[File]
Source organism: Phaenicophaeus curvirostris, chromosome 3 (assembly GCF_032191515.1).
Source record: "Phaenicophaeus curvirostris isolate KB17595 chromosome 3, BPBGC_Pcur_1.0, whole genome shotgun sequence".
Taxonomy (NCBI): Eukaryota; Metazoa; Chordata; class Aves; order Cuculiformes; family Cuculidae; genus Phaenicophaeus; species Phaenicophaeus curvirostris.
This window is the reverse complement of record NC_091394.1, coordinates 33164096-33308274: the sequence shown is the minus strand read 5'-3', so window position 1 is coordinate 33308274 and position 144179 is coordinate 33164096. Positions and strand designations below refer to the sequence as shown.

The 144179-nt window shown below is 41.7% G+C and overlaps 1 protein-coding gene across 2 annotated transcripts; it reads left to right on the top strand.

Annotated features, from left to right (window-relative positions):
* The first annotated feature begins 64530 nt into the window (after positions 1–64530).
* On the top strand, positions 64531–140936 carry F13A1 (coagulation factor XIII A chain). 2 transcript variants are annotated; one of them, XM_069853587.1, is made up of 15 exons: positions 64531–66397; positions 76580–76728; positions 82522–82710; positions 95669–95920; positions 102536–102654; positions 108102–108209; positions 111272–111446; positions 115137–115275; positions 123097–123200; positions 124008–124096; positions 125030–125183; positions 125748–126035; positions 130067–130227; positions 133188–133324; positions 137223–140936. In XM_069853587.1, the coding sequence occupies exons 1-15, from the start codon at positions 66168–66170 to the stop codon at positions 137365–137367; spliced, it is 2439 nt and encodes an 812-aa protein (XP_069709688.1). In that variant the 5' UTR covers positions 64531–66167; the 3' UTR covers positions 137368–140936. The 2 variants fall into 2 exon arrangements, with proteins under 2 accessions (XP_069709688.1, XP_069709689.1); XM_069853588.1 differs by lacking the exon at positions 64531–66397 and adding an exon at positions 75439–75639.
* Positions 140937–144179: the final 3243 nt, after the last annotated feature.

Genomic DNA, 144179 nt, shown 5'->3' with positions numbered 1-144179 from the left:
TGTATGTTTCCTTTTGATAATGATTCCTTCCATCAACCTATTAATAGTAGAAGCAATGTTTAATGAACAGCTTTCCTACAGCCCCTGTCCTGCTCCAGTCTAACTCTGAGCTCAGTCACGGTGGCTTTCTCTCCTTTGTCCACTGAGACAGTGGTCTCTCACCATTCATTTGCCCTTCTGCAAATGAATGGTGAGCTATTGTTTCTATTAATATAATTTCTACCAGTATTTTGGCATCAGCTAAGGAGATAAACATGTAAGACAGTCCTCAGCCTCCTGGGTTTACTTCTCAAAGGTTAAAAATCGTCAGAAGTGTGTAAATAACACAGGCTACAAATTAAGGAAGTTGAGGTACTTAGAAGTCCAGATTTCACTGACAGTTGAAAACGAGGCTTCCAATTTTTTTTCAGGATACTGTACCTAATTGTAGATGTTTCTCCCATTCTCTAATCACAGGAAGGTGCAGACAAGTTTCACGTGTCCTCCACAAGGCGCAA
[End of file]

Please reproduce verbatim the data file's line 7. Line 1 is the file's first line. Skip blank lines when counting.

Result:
* The first annotated feature begins 64530 nt into the window (after positions 1–64530).